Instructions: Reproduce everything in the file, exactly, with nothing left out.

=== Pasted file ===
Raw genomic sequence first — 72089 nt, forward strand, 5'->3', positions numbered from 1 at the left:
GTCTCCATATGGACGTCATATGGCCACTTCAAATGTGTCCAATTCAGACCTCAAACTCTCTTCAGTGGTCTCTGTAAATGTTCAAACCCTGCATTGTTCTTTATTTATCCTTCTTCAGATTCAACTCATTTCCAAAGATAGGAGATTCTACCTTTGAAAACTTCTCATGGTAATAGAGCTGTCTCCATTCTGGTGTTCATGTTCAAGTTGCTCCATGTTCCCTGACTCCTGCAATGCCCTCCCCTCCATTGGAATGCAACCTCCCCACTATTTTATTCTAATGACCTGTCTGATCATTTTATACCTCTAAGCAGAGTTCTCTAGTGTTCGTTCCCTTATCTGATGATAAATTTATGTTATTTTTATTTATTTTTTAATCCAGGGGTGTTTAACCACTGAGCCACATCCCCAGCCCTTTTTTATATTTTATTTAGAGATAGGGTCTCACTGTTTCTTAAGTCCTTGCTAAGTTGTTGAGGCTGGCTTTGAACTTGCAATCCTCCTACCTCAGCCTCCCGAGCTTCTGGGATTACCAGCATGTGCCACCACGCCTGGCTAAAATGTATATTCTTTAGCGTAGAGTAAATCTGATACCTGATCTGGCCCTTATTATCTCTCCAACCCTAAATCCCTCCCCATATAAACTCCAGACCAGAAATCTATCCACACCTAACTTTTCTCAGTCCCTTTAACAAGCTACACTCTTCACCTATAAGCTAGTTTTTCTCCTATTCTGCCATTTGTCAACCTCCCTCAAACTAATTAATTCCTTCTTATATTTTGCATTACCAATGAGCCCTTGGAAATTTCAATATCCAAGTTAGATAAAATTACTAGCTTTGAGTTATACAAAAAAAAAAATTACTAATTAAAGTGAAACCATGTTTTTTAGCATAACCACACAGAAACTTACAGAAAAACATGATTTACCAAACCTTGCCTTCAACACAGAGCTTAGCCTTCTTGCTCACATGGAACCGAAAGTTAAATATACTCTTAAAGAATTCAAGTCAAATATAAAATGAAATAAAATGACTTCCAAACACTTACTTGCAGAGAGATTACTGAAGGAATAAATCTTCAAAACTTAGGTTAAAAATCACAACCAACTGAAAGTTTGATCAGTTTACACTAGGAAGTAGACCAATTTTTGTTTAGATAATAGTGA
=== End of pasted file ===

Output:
Raw genomic sequence first — 72089 nt, forward strand, 5'->3', positions numbered from 1 at the left:
GTCTCCATATGGACGTCATATGGCCACTTCAAATGTGTCCAATTCAGACCTCAAACTCTCTTCAGTGGTCTCTGTAAATGTTCAAACCCTGCATTGTTCTTTATTTATCCTTCTTCAGATTCAACTCATTTCCAAAGATAGGAGATTCTACCTTTGAAAACTTCTCATGGTAATAGAGCTGTCTCCATTCTGGTGTTCATGTTCAAGTTGCTCCATGTTCCCTGACTCCTGCAATGCCCTCCCCTCCATTGGAATGCAACCTCCCCACTATTTTATTCTAATGACCTGTCTGATCATTTTATACCTCTAAGCAGAGTTCTCTAGTGTTCGTTCCCTTATCTGATGATAAATTTATGTTATTTTTATTTATTTTTTAATCCAGGGGTGTTTAACCACTGAGCCACATCCCCAGCCCTTTTTTATATTTTATTTAGAGATAGGGTCTCACTGTTTCTTAAGTCCTTGCTAAGTTGTTGAGGCTGGCTTTGAACTTGCAATCCTCCTACCTCAGCCTCCCGAGCTTCTGGGATTACCAGCATGTGCCACCACGCCTGGCTAAAATGTATATTCTTTAGCGTAGAGTAAATCTGATACCTGATCTGGCCCTTATTATCTCTCCAACCCTAAATCCCTCCCCATATAAACTCCAGACCAGAAATCTATCCACACCTAACTTTTCTCAGTCCCTTTAACAAGCTACACTCTTCACCTATAAGCTAGTTTTTCTCCTATTCTGCCATTTGTCAACCTCCCTCAAACTAATTAATTCCTTCTTATATTTTGCATTACCAATGAGCCCTTGGAAATTTCAATATCCAAGTTAGATAAAATTACTAGCTTTGAGTTATACAAAAAAAAAAATTACTAATTAAAGTGAAACCATGTTTTTTAGCATAACCACACAGAAACTTACAGAAAAACATGATTTACCAAACCTTGCCTTCAACACAGAGCTTAGCCTTCTTGCTCACATGGAACCGAAAGTTAAATATACTCTTAAAGAATTCAAGTCAAATATAAAATGAAATAAAATGACTTCCAAACACTTACTTGCAGAGAGATTACTGAAGGAATAAATCTTCAAAACTTAGGTTAAAAATCACAACCAACTGAAAGTTTGATCAGTTTACACTAGGAAGTAGACCAATTTTTGTTTAGATAATAGTGA